20 June 2006

the arts.

Blacklight ping pong may well be the greatest new sport (if curling made the Olympics, then this definitely deserves respect!). At basement bars until the wee hours of the morning, hip Berliners play a modified team version of ping pong. The nights are generally spontaneous and rarely advertised, so the news spreads via word of mouth. Essentially, everyone who wants to play grabs a paddle and circles around the table. Someone serves, rotates the circle, someone returns, rotate again, and so on. If you miss, you're out. When it gets down to two people, they play best of three for the honor of ringing the bicycle bell nailed to the counter to signal the start of a new game. The game moves fast, so no one fights about points, and while some people are very good, everyone is patient with challenged beginners slowing down the game. Even if you're awful at ping pong, like yours truly, light trails make for hours of entertaining photography experiments.

For those unaware, the FIFA World Cup is being held in Germany as I type, with the finals being played in Berlin in a few weeks. While soccer is underappreciated in the States, riots break out in other countries over soccer games. It's like the Olympics, only more cutthroat. Two years ago, the captain of the Semester at Sea made us think the ship was sinking when he announced Greece's underdog victory in the Eurocup. This Holland fan decorated one of Berlin's most recognizable symbols, the Brandenberg Gate, with his country's colors and snapped a picture before a Berliner chased him away. What I wouldn't give to be in Europe for the excitement right now, and I don't even particularly like the game!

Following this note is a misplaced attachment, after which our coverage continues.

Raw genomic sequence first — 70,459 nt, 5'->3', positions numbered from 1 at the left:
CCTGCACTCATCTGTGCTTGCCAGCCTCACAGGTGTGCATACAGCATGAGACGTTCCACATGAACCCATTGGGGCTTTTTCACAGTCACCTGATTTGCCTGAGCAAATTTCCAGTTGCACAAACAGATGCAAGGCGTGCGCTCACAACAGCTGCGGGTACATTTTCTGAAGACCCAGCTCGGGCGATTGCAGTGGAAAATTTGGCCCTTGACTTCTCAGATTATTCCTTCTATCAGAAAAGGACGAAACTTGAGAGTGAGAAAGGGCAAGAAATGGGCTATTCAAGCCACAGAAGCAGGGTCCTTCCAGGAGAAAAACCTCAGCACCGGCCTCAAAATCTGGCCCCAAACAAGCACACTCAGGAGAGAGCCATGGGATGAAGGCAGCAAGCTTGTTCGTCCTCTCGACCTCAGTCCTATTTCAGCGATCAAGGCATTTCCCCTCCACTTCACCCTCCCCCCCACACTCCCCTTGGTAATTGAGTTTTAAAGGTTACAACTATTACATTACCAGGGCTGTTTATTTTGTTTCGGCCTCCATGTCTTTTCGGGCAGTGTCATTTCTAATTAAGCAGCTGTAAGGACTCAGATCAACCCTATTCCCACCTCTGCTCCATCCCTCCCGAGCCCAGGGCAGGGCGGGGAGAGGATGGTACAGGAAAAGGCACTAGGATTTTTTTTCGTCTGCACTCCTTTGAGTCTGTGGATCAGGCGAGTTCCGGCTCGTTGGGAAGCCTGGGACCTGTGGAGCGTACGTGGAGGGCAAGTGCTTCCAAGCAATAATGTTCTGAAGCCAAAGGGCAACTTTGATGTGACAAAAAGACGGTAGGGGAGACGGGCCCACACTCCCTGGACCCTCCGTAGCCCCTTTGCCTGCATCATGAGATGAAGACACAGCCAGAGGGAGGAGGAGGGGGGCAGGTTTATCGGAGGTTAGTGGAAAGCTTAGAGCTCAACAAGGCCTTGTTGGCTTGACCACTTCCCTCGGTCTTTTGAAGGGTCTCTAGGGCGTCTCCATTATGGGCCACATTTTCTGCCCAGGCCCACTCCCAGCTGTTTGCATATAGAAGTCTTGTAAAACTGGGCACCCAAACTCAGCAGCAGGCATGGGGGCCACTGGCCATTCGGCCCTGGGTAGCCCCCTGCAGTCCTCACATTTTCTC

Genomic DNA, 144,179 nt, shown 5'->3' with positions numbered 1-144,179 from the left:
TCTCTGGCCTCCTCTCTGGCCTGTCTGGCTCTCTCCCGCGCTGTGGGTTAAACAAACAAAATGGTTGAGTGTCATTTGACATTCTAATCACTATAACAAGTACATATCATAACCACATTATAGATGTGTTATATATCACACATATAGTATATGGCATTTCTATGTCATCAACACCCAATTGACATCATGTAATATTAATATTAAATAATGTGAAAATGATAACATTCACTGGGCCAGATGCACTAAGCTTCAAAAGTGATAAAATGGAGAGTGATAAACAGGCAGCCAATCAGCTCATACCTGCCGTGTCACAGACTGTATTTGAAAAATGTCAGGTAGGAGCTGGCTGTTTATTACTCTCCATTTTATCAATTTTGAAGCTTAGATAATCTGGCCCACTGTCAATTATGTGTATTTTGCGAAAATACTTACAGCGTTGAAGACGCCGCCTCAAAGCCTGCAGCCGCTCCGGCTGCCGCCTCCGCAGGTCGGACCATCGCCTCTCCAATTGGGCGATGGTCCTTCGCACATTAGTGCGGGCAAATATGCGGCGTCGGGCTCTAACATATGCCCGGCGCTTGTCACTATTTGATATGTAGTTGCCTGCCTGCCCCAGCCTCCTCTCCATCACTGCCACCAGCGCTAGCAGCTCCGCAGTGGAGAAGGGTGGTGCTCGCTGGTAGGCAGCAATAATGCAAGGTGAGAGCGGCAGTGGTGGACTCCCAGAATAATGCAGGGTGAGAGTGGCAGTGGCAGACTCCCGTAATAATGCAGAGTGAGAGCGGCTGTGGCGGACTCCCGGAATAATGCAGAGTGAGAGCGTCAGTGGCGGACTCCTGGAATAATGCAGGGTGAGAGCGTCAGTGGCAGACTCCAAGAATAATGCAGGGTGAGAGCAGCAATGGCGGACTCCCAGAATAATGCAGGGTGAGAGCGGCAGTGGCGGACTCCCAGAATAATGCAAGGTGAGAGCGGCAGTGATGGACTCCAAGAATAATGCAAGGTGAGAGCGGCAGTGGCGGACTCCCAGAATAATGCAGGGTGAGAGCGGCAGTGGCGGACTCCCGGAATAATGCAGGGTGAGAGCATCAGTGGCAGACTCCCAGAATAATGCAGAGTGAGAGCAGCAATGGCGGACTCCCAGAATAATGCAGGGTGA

Berlin's music scene deserves mention as well, so pictured here are Suburban Kids with Biblical Names, the greatest pop artists to come out of Sweden since ABBA. Their name caught our eye at a record store in Alexanderplatz, and as karma would have it, they played at White Trash Fast Food (perhaps the greatest name for a music venue in history) four days later. Thanks to Andrew (of Gainesville's own Inuit Jargon) and/or Tim for the picture. Between that and this past weekend's road trip to Bonnaroo, it's been a rather musically rewarding summer.

While my actual story for the "class" part of my trip focused on an American modern dancer I met in Berlin (story coming soon), here we have a young break dancer performing at Kurfurstendamm for a crowd of tourists and Berliners alike. While some claim they dance because they love it and would do it even if they made no money, these guys avoid any such noble facades. When they passed around the tip hat midway through the show, I was out of cash except for a few coins. Apparently, my empty wallet didn't convince him, and I was angrily cursed out in German for not "donating" enough money. He even refused to take what I could offer - it seems "beggars can't be choosers" isn't the popular proverb in Germany that it is in the States. Such is life.

My flight to Tel Aviv leaves on Friday - everyone's favorite atheist is off to the holy land of three of the world's major religions for a six week internship and class focusing on the Palestinian-Israeli conflict. Until then, I suggest you marvel at Cambridge in Colour and start planning your own international adventure. For those in Gainesville, everyone's favorite indie presidential candidate and all-around inspiration is off to Philadelphia with Teach for America to change the lives of those high school students lucky enough to be in his class. MacKenzie, you will be missed.

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